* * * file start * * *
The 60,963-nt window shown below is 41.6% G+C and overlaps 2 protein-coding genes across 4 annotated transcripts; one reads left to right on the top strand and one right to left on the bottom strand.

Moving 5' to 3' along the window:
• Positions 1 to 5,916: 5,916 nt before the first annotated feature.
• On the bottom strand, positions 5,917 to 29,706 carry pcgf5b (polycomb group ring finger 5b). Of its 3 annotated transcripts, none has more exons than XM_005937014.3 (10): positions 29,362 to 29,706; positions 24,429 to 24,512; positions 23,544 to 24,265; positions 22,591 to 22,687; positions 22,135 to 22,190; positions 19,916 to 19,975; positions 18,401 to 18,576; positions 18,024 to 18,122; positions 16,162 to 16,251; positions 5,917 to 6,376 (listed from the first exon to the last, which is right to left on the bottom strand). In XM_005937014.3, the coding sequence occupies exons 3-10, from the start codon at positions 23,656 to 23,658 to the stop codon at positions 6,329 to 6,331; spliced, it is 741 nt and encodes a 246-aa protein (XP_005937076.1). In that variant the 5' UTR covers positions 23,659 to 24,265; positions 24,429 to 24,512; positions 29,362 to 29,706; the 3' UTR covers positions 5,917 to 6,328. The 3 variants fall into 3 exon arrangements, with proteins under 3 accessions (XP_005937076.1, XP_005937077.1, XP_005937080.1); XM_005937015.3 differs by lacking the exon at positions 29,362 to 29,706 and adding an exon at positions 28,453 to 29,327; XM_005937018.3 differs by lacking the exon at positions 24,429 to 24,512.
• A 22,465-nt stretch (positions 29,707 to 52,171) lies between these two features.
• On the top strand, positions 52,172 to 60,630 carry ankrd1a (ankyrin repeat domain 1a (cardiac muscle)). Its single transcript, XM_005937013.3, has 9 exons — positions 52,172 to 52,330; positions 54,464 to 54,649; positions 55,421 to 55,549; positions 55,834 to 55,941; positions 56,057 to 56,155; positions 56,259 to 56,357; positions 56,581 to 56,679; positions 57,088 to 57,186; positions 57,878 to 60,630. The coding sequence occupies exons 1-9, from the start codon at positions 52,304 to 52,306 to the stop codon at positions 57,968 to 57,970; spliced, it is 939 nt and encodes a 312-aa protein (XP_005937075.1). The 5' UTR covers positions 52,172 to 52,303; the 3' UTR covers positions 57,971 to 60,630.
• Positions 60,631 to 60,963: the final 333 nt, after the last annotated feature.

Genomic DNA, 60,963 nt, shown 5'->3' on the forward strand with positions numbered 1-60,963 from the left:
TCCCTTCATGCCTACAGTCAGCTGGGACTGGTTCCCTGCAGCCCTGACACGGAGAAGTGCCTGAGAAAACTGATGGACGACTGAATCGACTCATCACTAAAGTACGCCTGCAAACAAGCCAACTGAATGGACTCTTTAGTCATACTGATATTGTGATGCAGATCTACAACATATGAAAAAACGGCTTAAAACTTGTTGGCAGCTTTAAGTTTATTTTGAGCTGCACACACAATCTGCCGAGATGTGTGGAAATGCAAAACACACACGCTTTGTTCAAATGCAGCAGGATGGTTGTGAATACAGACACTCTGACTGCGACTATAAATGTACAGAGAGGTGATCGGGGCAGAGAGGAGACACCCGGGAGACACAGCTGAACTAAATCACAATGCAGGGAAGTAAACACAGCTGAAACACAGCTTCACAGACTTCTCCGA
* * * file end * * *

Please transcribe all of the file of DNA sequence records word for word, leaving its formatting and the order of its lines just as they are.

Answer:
The 60,963-nt window shown below is 41.6% G+C and overlaps 2 protein-coding genes across 4 annotated transcripts; one reads left to right on the top strand and one right to left on the bottom strand.

Moving 5' to 3' along the window:
• Positions 1 to 5,916: 5,916 nt before the first annotated feature.
• On the bottom strand, positions 5,917 to 29,706 carry pcgf5b (polycomb group ring finger 5b). Of its 3 annotated transcripts, none has more exons than XM_005937014.3 (10): positions 29,362 to 29,706; positions 24,429 to 24,512; positions 23,544 to 24,265; positions 22,591 to 22,687; positions 22,135 to 22,190; positions 19,916 to 19,975; positions 18,401 to 18,576; positions 18,024 to 18,122; positions 16,162 to 16,251; positions 5,917 to 6,376 (listed from the first exon to the last, which is right to left on the bottom strand). In XM_005937014.3, the coding sequence occupies exons 3-10, from the start codon at positions 23,656 to 23,658 to the stop codon at positions 6,329 to 6,331; spliced, it is 741 nt and encodes a 246-aa protein (XP_005937076.1). In that variant the 5' UTR covers positions 23,659 to 24,265; positions 24,429 to 24,512; positions 29,362 to 29,706; the 3' UTR covers positions 5,917 to 6,328. The 3 variants fall into 3 exon arrangements, with proteins under 3 accessions (XP_005937076.1, XP_005937077.1, XP_005937080.1); XM_005937015.3 differs by lacking the exon at positions 29,362 to 29,706 and adding an exon at positions 28,453 to 29,327; XM_005937018.3 differs by lacking the exon at positions 24,429 to 24,512.
• A 22,465-nt stretch (positions 29,707 to 52,171) lies between these two features.
• On the top strand, positions 52,172 to 60,630 carry ankrd1a (ankyrin repeat domain 1a (cardiac muscle)). Its single transcript, XM_005937013.3, has 9 exons — positions 52,172 to 52,330; positions 54,464 to 54,649; positions 55,421 to 55,549; positions 55,834 to 55,941; positions 56,057 to 56,155; positions 56,259 to 56,357; positions 56,581 to 56,679; positions 57,088 to 57,186; positions 57,878 to 60,630. The coding sequence occupies exons 1-9, from the start codon at positions 52,304 to 52,306 to the stop codon at positions 57,968 to 57,970; spliced, it is 939 nt and encodes a 312-aa protein (XP_005937075.1). The 5' UTR covers positions 52,172 to 52,303; the 3' UTR covers positions 57,971 to 60,630.
• Positions 60,631 to 60,963: the final 333 nt, after the last annotated feature.

Genomic DNA, 60,963 nt, shown 5'->3' on the forward strand with positions numbered 1-60,963 from the left:
TCCCTTCATGCCTACAGTCAGCTGGGACTGGTTCCCTGCAGCCCTGACACGGAGAAGTGCCTGAGAAAACTGATGGACGACTGAATCGACTCATCACTAAAGTACGCCTGCAAACAAGCCAACTGAATGGACTCTTTAGTCATACTGATATTGTGATGCAGATCTACAACATATGAAAAAACGGCTTAAAACTTGTTGGCAGCTTTAAGTTTATTTTGAGCTGCACACACAATCTGCCGAGATGTGTGGAAATGCAAAACACACACGCTTTGTTCAAATGCAGCAGGATGGTTGTGAATACAGACACTCTGACTGCGACTATAAATGTACAGAGAGGTGATCGGGGCAGAGAGGAGACACCCGGGAGACACAGCTGAACTAAATCACAATGCAGGGAAGTAAACACAGCTGAAACACAGCTTCACAGACTTCTCCGA